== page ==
Most peas prefer cool weather, and will tolerate light frost, so it's one of the first crops you can plant in the spring. You can begin as soon as you can work the soil after the winter, but bear in mind that the seeds probably won't start germinating in earnest until soil temperatures hit 50 degrees. Peas don't thrive in hot weather; they grow best in spring and summer when daytime temperatures average between 60 to 75 degrees. When selecting a seed, look at the varieties' days to maturity and plant early enough so that harvest will be complete before daytime temperatures consistently hit 80 degrees.
Peas prefer a soil pH of 6.0 to 6.7. Fertilize if indicated by a soil test with an incorporated broadcast application just prior to planting. Consider applying a later sidedress application if the plants don't seem to be growing well. Avoid over applying nitrogen, however; it will result in lush plants but fewer pods. Inoculating the peas with nitrogen-fixing bacteria may be beneficial in soils where peas haven't been grown in the past.
Spring rains should make supplemental watering unnecessary, but if you live in a dry region of the country, or are experiencing a dry spring, you may need to water once a week to a depth of 1 inch. To help avoid disease problems, avoid watering the peas from above late in the day and soaking the vines and leaves; use drip irrigation, water between the rows or water from above only early in the day. Mulching between the rows with a weed-free organic material will help the plants to conserve moisture, keep the soil cool during hot weather and cut down on weed problems.
Weeds are one of peas' biggest enemies in the garden, especially early in the season before the pea plants can out-compete them. Control weeds with shallow cultivation or hand pulling.
Root rots, wilts and powdery mildew are some of the biggest disease problems with peas. Each year, try to change the location in the garden where you plant peas to avoid disease buildup in the soil and consider raised beds if your soils don't drain well. Avoid crowding plants when planting and remove diseased plants from the garden. If available, choose varieties with resistance to disease problems that you've had in the past.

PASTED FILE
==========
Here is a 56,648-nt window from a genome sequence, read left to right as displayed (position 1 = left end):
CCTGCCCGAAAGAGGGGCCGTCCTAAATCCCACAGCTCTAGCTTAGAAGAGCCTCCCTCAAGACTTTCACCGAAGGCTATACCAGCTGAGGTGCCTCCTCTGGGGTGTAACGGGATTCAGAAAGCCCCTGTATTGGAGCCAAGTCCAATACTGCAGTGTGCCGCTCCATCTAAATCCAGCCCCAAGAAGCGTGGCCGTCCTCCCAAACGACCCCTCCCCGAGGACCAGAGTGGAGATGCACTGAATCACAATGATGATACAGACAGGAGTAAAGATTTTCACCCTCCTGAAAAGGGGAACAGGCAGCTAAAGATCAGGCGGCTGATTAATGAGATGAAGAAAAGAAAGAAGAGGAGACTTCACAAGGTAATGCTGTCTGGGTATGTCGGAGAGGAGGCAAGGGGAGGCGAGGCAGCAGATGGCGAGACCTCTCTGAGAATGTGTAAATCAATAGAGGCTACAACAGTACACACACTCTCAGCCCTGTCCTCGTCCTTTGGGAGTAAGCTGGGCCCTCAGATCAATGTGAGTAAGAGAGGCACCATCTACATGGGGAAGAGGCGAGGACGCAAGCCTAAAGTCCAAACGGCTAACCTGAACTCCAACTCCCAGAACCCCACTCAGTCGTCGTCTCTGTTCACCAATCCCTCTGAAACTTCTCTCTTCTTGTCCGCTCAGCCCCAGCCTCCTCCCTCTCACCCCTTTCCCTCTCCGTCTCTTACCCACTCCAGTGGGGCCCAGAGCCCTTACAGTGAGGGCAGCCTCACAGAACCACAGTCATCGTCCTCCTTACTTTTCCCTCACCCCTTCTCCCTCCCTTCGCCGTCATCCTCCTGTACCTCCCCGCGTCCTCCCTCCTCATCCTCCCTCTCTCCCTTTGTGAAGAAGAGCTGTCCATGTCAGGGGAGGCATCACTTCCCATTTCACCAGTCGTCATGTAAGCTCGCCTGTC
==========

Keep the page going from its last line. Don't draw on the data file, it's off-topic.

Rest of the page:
Aphids, Mexican bean beetles, leafhoppers, seed corn maggots and mites are the major insect predators of peas. You can sometimes control aphids simply by washing them off of the plants when populations get too high. Consult your county Extension office or local Southern States dealer for advice on controlling more serious insect pest problems.
Black-eyed peas (Southern peas)
Also known as field peas, cowpeas or Southern peas, black-eyed peas are actually a bean, not a pea. Unlike the true pea types mentioned above, black-eyed peas are a warm-weather crop.
Similar to true peas, look to plant black-eyed peas in well-drained soils. Weed control is critical early in the season until the black-eyed pea plants can outcompete the weeds. Fertilize according to soil test results but avoid applying high levels of nitrogen, and, as with true peas, inoculation may be beneficial in cases where the crop hasn't been grown before.
Unlike the true peas, black eyes require a soil temperature of at least 60 degrees for germination and won’t do well in cool soils. The soil pH should be 5.8 to 6.3. Clemson University Extension specialists recommend growers plant 4 to 6 seeds per foot in rows 20 to 42 inches apart. (Plant older vining-type varieties at only 1 to 2 seeds per foot.)
Black-eyed peas are a hardy plant and supplemental watering usually isn't necessary. The cowpea curculio, a weevil, can be a serious insect pest problem in some areas. Diseases aren't often severe, but watch out for fusarium wilt in non-resistant varieties, and rotate the crop location in the garden frequently to avoid nematode problems. Consult your local Extension office or Southern States dealer for advice on controlling pest problems.
Harvest black-eyed peas when the seeds begin to swell and can be shelled easily. As with true peas, be sure to pick and process them quickly when they're ready.